Published by the Students of Johns Hopkins since 1896
February 26, 2024

Three Hopkins students named 2022 Goldwater Scholars

By ESTELLE YEUNG | May 1, 2022



The Barry M. Goldwater Scholarship and Excellence in Education Program, established in 1986, awards up to $7500 to undergraduate students per year.

Hopkins juniors Christopher Anchan, Sai Chandan Reddy and Sarah Syed were all awarded the 2022 Goldwater Scholarship on March 25. The scholarship is a partnership between the National Defense Education Programs and the Barry Goldwater Scholarship and Excellence in Education Foundation

For the 2022–23 academic year, 417 students were granted Goldwater Scholarships from a pool of over 5000 students. These scholarships honor students pursuing research careers in the natural sciences, engineering and mathematics. 


Anchan is a junior Biophysics major with a minor in Mathematics. In an interview with The News-Letter, he described his research experience. Since high school, he has conducted summer research at Brigham and Women’s Hospital with Dr. Thomas McElrath on using stem cells to model placentation.

“That involves a lot of cell migration processes - how do cells move from one place to the other and how they invade the uterine wall,“ he said. 

At Hopkins, he does research with Brian Camley in the Thomas C. Jenkins Department of Biophysics, where he uses mathematical models to understand how clusters of cells interact with stimuli in the environment. 

He is currently applying for MD/PhD programs in biophysics or biological chemistry, where he hopes to study neurodegeneration and protein folding.


Sai Chandan Reddy is a junior Neuroscience and Chemistry double major. As part of the University’s Worley lab, he currently studies depression-related mouse models and treatments for depression, such as ketamine. Chandan Reddy plans to pursue an MD or MD/PhD with a focus on neuroscience and Alzheimer’s research.

Syed is a junior Neuroscience major interested in cellular and molecular neuroscience. She does research at the University’s Watanabe Lab and the University of Michigan’s Cai Lab

In an interview with The News-Letter, she explained that she began doing research during the summer before her senior year of high school.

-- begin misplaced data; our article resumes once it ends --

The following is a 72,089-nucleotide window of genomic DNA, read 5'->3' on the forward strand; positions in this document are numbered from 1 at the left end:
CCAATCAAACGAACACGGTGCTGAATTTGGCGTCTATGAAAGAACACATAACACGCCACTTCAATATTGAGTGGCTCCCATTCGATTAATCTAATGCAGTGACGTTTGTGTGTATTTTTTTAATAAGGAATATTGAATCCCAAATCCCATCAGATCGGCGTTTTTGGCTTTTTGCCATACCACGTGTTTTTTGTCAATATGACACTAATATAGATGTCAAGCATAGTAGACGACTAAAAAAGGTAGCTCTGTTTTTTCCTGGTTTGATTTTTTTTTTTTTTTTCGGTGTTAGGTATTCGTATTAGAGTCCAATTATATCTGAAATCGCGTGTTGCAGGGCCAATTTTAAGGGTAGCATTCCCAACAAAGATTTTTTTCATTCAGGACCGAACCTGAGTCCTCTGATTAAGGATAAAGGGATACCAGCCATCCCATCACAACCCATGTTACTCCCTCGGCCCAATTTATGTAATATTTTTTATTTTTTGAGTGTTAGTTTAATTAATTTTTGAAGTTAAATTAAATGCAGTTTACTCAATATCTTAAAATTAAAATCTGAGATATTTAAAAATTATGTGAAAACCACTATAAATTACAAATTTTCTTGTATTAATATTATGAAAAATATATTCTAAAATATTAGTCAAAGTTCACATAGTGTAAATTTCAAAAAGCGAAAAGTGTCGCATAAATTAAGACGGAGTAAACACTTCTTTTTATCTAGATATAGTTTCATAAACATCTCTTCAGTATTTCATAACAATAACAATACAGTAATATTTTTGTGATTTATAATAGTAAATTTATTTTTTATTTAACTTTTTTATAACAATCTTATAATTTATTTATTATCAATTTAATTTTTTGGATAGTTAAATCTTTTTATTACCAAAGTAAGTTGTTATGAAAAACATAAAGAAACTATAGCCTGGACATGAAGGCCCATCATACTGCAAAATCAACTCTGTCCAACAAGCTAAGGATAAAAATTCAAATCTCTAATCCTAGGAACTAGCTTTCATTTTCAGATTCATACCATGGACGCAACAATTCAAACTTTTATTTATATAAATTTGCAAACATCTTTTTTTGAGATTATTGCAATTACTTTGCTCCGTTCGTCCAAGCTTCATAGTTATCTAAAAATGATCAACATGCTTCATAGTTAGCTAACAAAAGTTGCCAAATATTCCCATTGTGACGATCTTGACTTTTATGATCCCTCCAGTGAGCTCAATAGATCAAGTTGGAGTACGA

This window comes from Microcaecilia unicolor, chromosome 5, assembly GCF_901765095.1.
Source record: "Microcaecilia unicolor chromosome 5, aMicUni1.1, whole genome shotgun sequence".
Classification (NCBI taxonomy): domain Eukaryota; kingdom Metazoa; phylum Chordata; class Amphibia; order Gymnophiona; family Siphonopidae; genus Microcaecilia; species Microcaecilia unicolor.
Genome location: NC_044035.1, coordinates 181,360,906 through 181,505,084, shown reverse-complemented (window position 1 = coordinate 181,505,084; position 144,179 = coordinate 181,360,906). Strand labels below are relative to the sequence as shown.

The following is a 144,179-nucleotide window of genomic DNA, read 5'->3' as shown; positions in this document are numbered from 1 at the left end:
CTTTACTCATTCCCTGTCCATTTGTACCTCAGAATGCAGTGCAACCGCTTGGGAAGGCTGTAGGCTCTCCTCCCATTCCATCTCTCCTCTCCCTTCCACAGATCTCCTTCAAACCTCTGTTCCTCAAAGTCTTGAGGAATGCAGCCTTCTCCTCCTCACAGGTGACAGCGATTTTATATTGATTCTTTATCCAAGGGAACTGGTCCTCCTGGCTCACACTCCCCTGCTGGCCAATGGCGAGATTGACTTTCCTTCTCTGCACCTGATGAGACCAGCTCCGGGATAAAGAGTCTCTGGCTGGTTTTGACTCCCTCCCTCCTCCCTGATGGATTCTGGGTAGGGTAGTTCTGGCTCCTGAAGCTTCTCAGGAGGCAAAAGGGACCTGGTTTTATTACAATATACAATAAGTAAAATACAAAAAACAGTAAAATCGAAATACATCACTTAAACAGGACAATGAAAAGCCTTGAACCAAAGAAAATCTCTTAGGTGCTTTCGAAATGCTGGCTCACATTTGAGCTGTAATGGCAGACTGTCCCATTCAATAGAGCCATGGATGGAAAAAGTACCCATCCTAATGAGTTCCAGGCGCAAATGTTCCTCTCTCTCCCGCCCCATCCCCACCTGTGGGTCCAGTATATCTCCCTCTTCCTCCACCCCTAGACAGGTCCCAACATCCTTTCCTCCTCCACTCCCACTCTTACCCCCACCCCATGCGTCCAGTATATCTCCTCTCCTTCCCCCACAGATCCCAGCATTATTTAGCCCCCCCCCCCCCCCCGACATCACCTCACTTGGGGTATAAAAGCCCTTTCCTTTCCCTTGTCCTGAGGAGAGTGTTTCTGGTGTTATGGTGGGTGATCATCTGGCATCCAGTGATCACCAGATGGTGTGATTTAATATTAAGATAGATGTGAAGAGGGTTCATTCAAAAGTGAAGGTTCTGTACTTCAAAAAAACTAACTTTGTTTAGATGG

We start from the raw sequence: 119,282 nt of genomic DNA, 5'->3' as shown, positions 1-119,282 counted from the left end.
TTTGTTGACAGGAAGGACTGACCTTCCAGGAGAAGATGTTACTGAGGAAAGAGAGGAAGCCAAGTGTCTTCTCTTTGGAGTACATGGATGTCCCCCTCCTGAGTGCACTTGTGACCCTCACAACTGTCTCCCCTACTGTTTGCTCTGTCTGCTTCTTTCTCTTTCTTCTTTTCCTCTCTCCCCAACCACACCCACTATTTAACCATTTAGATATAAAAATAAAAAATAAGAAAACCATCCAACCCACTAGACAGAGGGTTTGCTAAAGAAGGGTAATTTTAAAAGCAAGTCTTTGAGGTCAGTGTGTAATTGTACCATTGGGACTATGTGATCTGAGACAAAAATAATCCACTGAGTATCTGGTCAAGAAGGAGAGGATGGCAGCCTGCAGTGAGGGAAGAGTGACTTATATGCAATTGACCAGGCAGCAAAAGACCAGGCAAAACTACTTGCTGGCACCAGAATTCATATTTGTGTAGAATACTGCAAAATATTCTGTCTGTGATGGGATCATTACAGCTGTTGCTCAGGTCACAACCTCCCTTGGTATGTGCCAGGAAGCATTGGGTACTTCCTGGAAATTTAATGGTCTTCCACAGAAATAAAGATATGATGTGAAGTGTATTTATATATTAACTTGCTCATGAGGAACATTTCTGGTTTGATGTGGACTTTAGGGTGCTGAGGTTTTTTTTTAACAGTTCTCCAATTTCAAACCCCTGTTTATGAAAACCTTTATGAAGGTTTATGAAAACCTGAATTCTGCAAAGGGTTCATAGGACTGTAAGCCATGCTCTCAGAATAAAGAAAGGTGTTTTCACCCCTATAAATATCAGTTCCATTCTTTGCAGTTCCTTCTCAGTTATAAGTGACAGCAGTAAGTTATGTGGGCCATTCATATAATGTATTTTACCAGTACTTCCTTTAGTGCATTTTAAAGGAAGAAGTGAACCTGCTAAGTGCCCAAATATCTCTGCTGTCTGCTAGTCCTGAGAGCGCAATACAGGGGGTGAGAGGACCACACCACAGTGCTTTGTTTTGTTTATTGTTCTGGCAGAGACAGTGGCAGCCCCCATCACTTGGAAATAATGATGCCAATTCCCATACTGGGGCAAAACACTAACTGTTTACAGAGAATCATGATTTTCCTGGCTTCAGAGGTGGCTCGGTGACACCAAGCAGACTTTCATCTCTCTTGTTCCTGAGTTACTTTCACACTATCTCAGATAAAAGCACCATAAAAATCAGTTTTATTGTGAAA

“It was really what opened my eyes to research,“ she said. “It’s one thing to read about research happening in textbooks but to really have the chance to work through these processes and see a result at the end of the day is [rewarding].”


Syed has worked on three projects with the Watanabe Lab, including the alignment of receptors and release sites for neurons, biophysical modeling of axons and the role of microglia in brain diseases. She is particularly interested in researching microglia, a type of glial cell in the nervous system. 

“These cells have been considered helper cells of neurons for a long time, and they’ve been cast aside and left in the shadows,“ she said. “More people are realizing that these cells are really important to the functioning of the human body.”

At the Cai Lab, Syed researches the single-cell RNA sequencing pipeline, where she focuses on the computational aspect of the research. 

The students expressed gratitude to their mentors for encouraging them to pursue their respective research projects and apply to the Goldwater Scholarship. 

“This award is not just for me,” Chandan Reddy said. “It reflects well on a lot of people who helped me get here.”

Syed emphasized the importance of mentorship in her research career, especially in writing grants and submitting her application.

“This really is an homage to the belief that [my mentors] had in me,” she said. 

Anchan, Chandan Reddy and Syed each explained that the intensive application process for the Goldwater Scholarship required significant self-reflection.

The application process included several steps. First, Hopkins nominated the four students, who then had to compete in the national scholarship competition. They had to submit recommendation letters, a transcript and a research essay as part of their application.

Syed noted that for the national competition, students only had one week to write the essay.

“It was a good challenge and I’m glad that I had the chance to sort out some of the ideas that I was mulling around in my head in terms of why [I want to pursue an] MD/PhD,” she said. 

Anchan encouraged students to apply to the Goldwater scholarship.

“The worst thing that can happen is you don’t win it,“ he said. 

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